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Infected Electrum Bitcoin Wallets Result In $4.6M Stolen Funds



Infected Electrum Bitcoin Wallets Result In $4.6M Stolen Funds

An ongoing attack is targeting Electrum bitcoin wallets and causing huge devastation. The number of infected Electrum bitcoin wallets has now reached a record 152,000 after an ongoing Denial-of-Service (DoS) attack on its servers.

The anti-malware firm, Malwarebytes reported on the 152,000 infected wallets and $4.6 million stolen funds in their blog post on 29 April.

The blog post stated:

We have been closely monitoring the situation involving the continued attacks against users of the popular Electrum Bitcoin wallet. Initially, victims were being tricked to download a fraudulent update that stole their cryptocurrencies. Later on, the threat actors launched a series of Distributed Denial of Service (DDoS) attacks in response to Electrum developers trying to protect their users.

Malwarebytes previously reported on the attacks and on 24 April stated the number of infected Electrum machines was just below 100,000. Less than one week later, that number is now over 150,000.

Since our last blog, the amount of stolen funds has increased to USD $4.6 million, and the botnet that is flooding the Electrum infrastructure is rapidly growing.

Electrum has been the victim of cyber attacks since December 2018 when a hacker or group of hackers made over 200 bitcoin tricking users to download a malicious version of the wallet. As part of the attack, the legitimate Electrum wallets displayed a message to users urging them to download the malicious version of the wallet from a GitHub repository. GitHub took down the malicious download repository but Electrum was expecting another attack to follow since the vulnerability that allowed for the attack remained unpatched at this point.

Attackers added tens of malicious servers to the Electrum network and used these servers to push the message to users. The message read:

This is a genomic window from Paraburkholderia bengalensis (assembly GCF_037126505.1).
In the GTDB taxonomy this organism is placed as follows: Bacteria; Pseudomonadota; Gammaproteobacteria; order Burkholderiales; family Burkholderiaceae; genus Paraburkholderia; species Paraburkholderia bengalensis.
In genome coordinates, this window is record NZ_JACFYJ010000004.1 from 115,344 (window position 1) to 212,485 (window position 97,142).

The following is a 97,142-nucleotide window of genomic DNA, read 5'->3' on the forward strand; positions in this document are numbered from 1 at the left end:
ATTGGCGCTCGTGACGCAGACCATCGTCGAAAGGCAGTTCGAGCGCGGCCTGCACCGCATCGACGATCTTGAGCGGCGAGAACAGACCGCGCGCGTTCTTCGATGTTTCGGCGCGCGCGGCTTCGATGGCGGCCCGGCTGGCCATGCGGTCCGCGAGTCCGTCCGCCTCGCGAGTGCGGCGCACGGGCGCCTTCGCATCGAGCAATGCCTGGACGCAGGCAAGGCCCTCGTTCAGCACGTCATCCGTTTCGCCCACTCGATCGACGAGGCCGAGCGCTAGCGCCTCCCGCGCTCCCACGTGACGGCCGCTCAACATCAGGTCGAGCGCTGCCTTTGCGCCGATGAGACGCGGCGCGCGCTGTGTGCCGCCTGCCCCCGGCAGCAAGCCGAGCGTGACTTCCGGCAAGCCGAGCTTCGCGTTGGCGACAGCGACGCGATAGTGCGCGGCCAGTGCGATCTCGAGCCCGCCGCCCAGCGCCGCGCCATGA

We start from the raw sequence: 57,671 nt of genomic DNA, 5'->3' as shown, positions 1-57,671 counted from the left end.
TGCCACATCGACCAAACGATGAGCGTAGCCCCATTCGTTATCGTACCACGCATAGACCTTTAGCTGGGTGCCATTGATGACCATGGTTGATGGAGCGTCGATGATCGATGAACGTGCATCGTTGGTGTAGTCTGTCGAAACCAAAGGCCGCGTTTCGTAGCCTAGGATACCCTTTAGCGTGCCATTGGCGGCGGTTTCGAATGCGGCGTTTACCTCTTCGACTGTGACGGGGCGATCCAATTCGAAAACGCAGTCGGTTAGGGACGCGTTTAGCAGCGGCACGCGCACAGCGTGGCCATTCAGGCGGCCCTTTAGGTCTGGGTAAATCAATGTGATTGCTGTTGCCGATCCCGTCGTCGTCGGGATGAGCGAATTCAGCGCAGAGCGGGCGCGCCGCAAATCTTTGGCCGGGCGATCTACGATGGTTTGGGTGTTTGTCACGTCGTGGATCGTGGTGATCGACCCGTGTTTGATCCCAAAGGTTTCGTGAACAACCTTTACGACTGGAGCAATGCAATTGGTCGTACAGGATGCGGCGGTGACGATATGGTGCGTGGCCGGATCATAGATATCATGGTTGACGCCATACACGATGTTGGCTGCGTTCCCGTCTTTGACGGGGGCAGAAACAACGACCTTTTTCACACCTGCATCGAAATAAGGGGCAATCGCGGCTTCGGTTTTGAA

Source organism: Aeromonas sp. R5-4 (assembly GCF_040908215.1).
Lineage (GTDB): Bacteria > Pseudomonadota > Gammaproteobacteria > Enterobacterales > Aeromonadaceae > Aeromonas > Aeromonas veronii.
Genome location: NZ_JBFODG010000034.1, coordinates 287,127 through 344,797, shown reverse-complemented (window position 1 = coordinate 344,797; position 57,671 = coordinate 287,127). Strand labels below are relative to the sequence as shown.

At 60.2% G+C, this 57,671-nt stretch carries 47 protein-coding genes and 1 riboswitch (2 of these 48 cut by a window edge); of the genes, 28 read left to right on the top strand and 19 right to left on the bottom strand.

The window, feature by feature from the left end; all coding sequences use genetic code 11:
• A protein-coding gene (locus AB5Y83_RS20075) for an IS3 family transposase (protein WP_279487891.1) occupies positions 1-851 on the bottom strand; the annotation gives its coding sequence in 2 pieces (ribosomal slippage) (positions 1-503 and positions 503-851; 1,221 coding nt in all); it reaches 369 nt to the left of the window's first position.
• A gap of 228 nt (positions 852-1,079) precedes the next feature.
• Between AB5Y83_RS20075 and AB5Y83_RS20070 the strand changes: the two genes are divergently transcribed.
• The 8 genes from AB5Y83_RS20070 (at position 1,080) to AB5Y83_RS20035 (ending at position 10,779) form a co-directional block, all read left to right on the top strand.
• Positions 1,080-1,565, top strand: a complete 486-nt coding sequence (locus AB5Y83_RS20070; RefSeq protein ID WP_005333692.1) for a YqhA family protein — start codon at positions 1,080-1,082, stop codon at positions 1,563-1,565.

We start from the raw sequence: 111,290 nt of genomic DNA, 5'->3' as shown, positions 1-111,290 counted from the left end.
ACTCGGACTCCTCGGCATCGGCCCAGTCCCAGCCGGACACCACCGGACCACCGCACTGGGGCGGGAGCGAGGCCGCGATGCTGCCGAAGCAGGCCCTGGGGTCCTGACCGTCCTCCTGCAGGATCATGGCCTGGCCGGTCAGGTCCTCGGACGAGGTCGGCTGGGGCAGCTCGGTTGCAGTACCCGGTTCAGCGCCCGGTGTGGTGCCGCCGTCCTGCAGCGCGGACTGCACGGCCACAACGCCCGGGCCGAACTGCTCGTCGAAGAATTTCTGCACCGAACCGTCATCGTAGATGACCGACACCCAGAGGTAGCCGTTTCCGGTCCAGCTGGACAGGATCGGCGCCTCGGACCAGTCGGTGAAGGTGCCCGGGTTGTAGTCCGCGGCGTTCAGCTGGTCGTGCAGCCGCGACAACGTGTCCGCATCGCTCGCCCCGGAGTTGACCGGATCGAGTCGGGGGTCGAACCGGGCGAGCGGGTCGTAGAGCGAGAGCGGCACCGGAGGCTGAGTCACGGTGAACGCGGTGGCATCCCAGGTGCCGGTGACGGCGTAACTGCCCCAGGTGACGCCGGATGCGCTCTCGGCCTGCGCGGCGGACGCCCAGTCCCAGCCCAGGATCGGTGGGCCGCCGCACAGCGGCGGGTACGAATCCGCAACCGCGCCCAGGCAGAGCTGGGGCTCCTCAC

Security Update Required (2018-002 v3.4.1)

This important security update provides a fix for transaction deserialization vulnerability and is recommended for all users. 

Transactions can only be sent after applying the update. Please visit the link below to find instructions on how to update to Electrum 3.4.1

When users downloaded and logged into the malicious version of the wallet, hackers were able to obtain credentials from the users and use them to steal hundreds of bitcoins and gain full control over the infected systems.

In response to the attack, Electrum pushed their own message also encouraging users to download the latest and patched version of the wallet.

The attackers countered this move by conducting DoS attacks on Electrum’s servers hoping that by overloading the legitimate servers, unsuspecting users would use one of the malicious ones. This technique seems to have been very successful for the attackers.

The botnet distributing the malware appears to be growing and dropping the Electrum malware from various IP addresses located around the world.

By analyzing the IP addresses and mapping them to a country, we are able to have a better idea of where the bots are located. We find the largest concentration in the Asia Pacific region (APAC). For the Americas, most bots are located in Brazil and Peru.

These attacks have caused millions of dollars in losses over the last 5 months and don’t seem to be slowing.

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